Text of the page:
by Tim Ajax, Director
Born Free USA Primate Sanctuary
Some people monkey around a little, some people monkey around a lot, and then there's Tim. He's a prince among primates, presiding over hundreds of fellow bipeds in the often-brutal Texas outdoors. There's no ape escape for Tim and his crew, but no matter. They love to help macaques, baboons and vervets live out their lives with as much freedom as possible. And like peeling a banana, Tim's blogs take you to the good stuff inside — with a steady supplement of Texas weather updates, of course!
From Animal Issues, Volume 40 Number 1, Spring 2009
I first volunteered at a sanctuary 18 years ago, starting out cleaning enclosures that housed rehabilitating animals. Soon enough I was serving as Assistant Director, Volunteer Coordinator, Safety Manager, and more. I cleaned cages (some things never change), assisted veterinarians, reared and rehabilitated native wild animals for release, developed protocols, conducted training, and designed and built enclosures.
Winnie, the recently arrived rhesus macaque retired from research, continues to do well. She has settled into her new life and is certainly enjoying the fresh and varied fruit and vegetables we are providing her. She patiently sits and watches if monkeys in the nearby enclosures are fed before her, taking a keen interest in what is going on, vocalizing as if to tell me that she is still waiting.
Winnie, a 15-year-old rhesus macaque, arrived at the Sanctuary this week. She came to us after having spent many years in a research laboratory. This is probably the first time she has ever been outdoors and experienced fresh air and sunshine.
From Animal Issues, Volume 39 Number 4, Winter 2008/09
Life for many of the primates prior to their arrival at the Born Free USA Primate Sanctuary is one of social isolation from other monkeys. Whether it be a monkey kept as a “pet” and raised in a human household or a monkey singly housed in a small, barren, metal cage in a laboratory, probably the most negative factor that impacts on their emotional and psychological well-being is the lack of social contact, whether it be in the form of playing or grooming, with others of their kind.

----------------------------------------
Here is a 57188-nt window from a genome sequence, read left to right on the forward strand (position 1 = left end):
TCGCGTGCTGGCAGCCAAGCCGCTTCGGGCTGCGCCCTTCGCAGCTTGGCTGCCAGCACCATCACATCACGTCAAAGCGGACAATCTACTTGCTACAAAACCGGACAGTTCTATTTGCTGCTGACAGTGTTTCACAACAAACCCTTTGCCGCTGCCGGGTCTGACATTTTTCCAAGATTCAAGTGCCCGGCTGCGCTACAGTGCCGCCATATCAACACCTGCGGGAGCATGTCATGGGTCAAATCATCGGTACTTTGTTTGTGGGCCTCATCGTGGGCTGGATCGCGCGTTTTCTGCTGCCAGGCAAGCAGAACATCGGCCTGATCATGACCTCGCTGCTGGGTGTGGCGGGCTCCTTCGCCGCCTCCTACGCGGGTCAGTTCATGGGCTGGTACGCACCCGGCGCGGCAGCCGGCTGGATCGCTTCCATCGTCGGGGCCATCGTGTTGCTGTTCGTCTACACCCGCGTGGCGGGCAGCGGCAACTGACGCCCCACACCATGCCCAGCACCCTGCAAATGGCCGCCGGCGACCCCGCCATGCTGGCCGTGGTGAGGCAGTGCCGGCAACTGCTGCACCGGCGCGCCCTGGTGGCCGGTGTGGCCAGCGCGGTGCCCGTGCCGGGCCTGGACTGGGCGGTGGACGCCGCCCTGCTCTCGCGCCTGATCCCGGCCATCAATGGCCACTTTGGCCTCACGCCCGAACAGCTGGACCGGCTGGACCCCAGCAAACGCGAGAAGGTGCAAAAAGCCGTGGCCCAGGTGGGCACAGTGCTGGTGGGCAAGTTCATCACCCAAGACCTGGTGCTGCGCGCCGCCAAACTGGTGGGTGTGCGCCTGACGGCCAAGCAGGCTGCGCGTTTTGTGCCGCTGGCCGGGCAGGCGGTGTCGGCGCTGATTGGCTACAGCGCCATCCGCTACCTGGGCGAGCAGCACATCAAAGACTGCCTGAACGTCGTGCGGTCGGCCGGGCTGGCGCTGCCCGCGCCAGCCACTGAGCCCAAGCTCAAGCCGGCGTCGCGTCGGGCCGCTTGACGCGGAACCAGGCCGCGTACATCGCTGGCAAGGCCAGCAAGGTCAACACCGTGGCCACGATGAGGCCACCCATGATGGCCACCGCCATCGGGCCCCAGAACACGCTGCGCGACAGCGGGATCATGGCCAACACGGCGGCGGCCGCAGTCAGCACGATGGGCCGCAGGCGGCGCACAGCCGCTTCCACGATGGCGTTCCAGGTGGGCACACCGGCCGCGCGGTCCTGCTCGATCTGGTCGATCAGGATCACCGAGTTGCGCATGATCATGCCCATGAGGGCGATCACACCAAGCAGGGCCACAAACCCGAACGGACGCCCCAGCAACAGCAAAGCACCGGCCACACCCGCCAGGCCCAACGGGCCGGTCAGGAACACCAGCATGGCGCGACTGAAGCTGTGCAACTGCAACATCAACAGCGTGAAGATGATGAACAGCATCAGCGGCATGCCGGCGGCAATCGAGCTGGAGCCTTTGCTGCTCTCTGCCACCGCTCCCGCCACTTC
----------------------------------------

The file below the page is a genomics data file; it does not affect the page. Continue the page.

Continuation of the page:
While most of the country seems to have suffered severe winter storms over the holiday period, we got off lightly with just a couple of cool days before the temperatures hit the 80s again. What a difference the sunshine makes to the monkeys’ daily lives (and to us humans)! They so enjoy just soaking it up, lying around lazily, sleeping and grooming each other.
A varied week on the weather front. On Sunday, the monkeys were enjoying a sunny afternoon as temperatures hit the 80s. By Monday morning, however, that had all changed. The sky was cloudy as the temperature dipped to around 50. It won’t be too long, however, before the temperatures rise again. The sun usually shines all year round here in South Texas.
A busy week for the Sanctuary. Work has started on the construction of a much needed utility building. This will help make day-to-day work at the Sanctuary much smoother. The building will contain a new monkey food preparation area.
Loekey is settling well into his new surroundings. He has already started to have contact with the three boys in the enclosure next to him — McKenzie, Ollie, and Oscar. Oscar is the boss with a rather laid back attitude, although he does enjoy a game of chase and tag and is strongly protective of McKenzie. Ollie is the lowest ranking in the group. He really enjoys playing on the swing and often spends long periods swinging fast and high. Of the three, McKenzie is the most active and sociable and this past week I saw him grooming Loekey through the partition between the enclosures. This is encouraging.